1. Outward physical signs. You describe what you would see in another person that would tell you what they are feeling. “Her face looked as if it has lost the last drop of blood.”
2. Mental responses. You describe what a character is thinking about what is going on.
3. Mainly-internal Physical Sensations (Visceral responses). These are basically involuntary, raw and uncontrolled reponses–like: heavy breathing, a rapid hear rate, dizziness, and so on.
A balance is always advisable.
The authors also point out that you can err in two ways. Having too much emotion in a scene or having too little. And overusing visceral reponses can make your writing melodramatic.
I highly recommend this book. I have reviewed it here before, but my re-reading the intro today prompted me to share it again.
…is The Definitive Book of Body Language by Allan and Barbara Pease. This book is primarily aimed at business people or anyone who wants to learn to read other peoples’ body language more accurately. I wish the writers would have provided an index in the back of the book of all the types of messages that can be sent, which would have made it more useful. But the table of contents does arrange and categorize the content by means of the different areas of the body that send the signals.
So, to make this book useful to you, it’s a good idea to at least scan it to familiarize yourself as to what’s where.
Do you have any practical advice on portraying character emotion in words? If so, please share.
P.S. I want to mention once again K. M. Weiland’s excellent and helpful book , just published, Structuring Your Novel. It’s the clearest and most useful description of story structure I have found. You want a good plot/structure? This book can help a lot. And her section on scene structure and options is super-helpful too!
I have read the first two chapters and have spot read here and there throughout the rest. Enough that I can confidently highly recommend this book to all novelists, beginning or otherwise.
K.M. writes with a reader-friendly clarity and a lovely prose that is a joy to read, and there are significant insights on every page.
I have read awesome books on structure.
For example, John Truby’s The Anatomy of Story, with its 22 steps and abundant detail–like reading an epic–and Larry Brook’s Story Structure–Demystified and his Story Engineering. These books are on my shelf or in my Kindle. Both are brilliant and complex. But Weiland’s book adds a lot of important points and perspectives.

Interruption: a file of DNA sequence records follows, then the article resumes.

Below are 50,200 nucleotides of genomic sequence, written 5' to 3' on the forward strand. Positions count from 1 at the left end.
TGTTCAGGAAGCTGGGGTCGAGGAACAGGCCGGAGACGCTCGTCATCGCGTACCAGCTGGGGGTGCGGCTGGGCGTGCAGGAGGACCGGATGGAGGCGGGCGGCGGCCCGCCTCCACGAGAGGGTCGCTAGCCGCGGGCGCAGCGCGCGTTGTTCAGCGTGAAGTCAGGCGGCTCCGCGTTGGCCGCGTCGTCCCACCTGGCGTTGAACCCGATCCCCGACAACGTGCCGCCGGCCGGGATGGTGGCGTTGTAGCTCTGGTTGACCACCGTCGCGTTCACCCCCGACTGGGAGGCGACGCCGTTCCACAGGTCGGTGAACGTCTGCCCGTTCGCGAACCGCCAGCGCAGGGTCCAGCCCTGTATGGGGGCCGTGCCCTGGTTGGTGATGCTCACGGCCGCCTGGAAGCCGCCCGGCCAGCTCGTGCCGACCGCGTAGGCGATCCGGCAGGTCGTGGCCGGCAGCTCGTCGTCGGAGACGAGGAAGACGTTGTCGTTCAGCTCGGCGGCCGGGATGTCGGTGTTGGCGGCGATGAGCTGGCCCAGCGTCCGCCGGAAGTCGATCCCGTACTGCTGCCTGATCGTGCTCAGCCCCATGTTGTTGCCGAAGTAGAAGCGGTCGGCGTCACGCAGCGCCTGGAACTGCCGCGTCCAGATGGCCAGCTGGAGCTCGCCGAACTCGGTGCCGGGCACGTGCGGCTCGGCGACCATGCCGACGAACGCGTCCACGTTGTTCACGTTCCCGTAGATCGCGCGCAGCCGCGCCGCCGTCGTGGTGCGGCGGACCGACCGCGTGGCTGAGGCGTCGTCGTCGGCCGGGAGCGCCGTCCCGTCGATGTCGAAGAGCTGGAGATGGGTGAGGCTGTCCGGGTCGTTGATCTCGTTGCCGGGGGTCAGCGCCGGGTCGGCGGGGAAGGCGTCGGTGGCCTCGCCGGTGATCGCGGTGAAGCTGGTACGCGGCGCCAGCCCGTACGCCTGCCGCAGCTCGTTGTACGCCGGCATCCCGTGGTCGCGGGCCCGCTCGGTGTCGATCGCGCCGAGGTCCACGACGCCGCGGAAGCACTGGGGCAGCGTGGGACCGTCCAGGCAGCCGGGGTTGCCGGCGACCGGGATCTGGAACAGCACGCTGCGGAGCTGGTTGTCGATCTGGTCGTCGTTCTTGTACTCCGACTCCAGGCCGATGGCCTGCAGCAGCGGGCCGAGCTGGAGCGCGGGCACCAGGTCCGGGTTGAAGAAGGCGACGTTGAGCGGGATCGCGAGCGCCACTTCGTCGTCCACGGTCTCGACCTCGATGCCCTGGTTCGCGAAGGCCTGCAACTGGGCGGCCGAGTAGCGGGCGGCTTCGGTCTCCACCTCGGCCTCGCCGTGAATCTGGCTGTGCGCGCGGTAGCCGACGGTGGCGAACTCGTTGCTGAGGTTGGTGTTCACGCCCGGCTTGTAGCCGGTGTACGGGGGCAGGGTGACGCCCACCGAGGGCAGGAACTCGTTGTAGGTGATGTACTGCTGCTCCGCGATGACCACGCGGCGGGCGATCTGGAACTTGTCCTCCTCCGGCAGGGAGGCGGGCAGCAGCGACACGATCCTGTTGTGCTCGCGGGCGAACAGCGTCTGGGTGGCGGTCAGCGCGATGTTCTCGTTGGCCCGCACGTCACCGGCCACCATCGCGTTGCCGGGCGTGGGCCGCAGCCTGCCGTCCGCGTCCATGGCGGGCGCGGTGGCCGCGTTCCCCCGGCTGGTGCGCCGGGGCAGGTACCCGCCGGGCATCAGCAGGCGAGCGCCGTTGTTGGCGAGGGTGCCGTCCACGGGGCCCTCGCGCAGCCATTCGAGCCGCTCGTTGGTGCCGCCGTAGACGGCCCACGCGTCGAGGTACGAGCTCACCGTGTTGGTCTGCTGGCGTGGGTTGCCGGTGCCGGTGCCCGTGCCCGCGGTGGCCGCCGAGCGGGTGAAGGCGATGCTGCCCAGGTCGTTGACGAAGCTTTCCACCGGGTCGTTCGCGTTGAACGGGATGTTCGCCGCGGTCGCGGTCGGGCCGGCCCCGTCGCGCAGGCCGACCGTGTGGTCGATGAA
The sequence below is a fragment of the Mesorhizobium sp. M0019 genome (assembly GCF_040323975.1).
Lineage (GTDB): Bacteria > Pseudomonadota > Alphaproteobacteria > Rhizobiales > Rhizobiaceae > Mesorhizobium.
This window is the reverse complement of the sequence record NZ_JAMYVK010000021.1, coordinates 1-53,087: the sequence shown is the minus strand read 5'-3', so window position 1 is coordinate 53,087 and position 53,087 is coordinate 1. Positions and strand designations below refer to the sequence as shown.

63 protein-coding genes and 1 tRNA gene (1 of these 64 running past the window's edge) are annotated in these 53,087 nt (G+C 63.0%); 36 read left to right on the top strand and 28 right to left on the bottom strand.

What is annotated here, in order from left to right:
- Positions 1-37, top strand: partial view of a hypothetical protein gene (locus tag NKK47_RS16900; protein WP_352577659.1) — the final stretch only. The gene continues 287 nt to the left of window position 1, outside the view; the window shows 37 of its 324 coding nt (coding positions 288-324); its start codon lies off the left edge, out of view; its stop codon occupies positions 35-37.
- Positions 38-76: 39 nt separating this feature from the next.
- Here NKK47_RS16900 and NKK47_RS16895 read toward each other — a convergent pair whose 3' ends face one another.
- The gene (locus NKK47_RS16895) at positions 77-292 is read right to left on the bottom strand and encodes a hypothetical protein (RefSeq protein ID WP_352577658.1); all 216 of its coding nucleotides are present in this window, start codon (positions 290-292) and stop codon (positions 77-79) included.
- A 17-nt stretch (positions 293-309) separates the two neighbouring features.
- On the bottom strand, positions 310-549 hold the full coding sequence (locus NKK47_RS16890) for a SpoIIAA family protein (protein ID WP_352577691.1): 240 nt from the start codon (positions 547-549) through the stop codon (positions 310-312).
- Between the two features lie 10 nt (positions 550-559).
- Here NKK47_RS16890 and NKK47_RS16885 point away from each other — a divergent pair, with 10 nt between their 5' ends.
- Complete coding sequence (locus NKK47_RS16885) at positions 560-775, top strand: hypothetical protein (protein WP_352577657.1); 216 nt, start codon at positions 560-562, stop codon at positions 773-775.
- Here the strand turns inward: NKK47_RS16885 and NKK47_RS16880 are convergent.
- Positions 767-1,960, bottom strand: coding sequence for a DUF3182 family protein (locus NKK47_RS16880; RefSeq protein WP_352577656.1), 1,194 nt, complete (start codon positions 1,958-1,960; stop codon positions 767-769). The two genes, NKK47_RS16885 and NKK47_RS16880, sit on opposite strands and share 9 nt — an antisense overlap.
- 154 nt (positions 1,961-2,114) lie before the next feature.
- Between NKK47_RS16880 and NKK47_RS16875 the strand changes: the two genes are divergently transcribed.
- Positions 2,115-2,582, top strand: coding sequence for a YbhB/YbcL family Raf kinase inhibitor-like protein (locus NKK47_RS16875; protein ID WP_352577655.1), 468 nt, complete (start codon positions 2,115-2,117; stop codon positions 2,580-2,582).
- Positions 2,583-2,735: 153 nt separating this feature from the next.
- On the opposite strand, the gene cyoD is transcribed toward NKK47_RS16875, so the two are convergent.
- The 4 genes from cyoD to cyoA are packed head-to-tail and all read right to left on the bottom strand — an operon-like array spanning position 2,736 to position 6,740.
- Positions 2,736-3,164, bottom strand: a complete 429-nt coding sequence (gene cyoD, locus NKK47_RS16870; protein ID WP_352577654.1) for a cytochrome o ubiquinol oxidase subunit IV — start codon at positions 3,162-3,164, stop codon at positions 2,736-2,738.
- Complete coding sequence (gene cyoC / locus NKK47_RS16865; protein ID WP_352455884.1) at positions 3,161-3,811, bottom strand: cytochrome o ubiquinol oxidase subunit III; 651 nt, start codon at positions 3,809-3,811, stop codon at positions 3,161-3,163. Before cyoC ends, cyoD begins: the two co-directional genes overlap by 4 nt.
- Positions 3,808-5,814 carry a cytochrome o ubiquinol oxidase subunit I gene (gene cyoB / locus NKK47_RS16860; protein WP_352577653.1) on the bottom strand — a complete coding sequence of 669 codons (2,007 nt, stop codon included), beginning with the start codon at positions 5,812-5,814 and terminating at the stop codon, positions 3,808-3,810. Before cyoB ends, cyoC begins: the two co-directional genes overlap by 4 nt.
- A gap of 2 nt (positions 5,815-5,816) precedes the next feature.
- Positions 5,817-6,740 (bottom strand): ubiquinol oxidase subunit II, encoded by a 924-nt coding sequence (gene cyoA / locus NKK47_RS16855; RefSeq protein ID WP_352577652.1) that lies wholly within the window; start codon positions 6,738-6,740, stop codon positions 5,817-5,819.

Plus, Ms. Weiland has a gift for making the complex readily-understood.
Her book has come along at the time that I am preparing for a thorough rewrite of my novel, so just in time. My reading of her introduction and first two chapters have excited me about how much her book will contribute to my writing success.
Throughout this book she uses two novels and two movies as examples to further clarify the content of each chapter.
Those are: Pride and Prejudice, Ender’s Game by Orson Scott Card, and the films: It’s a Wonderfuol Life and Master and Commander: The Far Side of the World. This is important because these well-known and fleshed-out examples help to further make plain and practical the content of each chapter.
The first half of the book (a bit over half) addresses structure, and covers each key point thoroughly, including the all-important First Plot Point, each major section, and also Pinch Points (in which the antagonist, person or force, gets center-state-emphasis in a well built novel).
The second half of the book deals with scene structure (scene and sequel) and at the end even some on sentence structure. Both contain helpful wisdom from a practicing novelist. I especially am glad Weiland deals with sequel because I consider it a tricky element of scene work. Contemporary novels and stories, as I have read them, do not devote a lot of space to sequels, wherein the protagonist ponders his next move.
So to all you novelists, published or not, and first timers: I highly recommend this book.
You can also read a summary of her main novel structure points here at the Write to Done blog: http://writetodone.com/2013/08/29/outline-secret-creating-story-structure/
What are the essentials for your progress as a writer?
Briefly, they are: Writing, Reading, Studying, and Thinking.
Are you writing enough?
We all know writing helps us improve our writing skills. So this will be brief.
Write a lot, and not just in your chosen niche. Any writing helps move you in the direction of being as good as you want to be.
Are you reading enough?
In the evening, especially after a hard day at it, I like a good TV show. Currently it’s CSI:NY. I think well written dramas can add to our story-telling bag of tricks.
But I don’t want to indulge that too much. It’s like desert after a good nutritious meal. First the meal, then the reward.
There is that all important reading within your niche’s range. Study your competition, find out what’s being read, and how those author’s go about putting together their pieces. Beginnings. Endings. Style. Word-choice–all very important.
There’s reasearch you need to do.
Holly Lisle advises us to read everything. That’s the eclectic approach where you read whatever and add grist for your creative mill, grocery items for your pantry. Fuel for your subconscious mind’s engine. Anyway, random is fun.
And you studying too?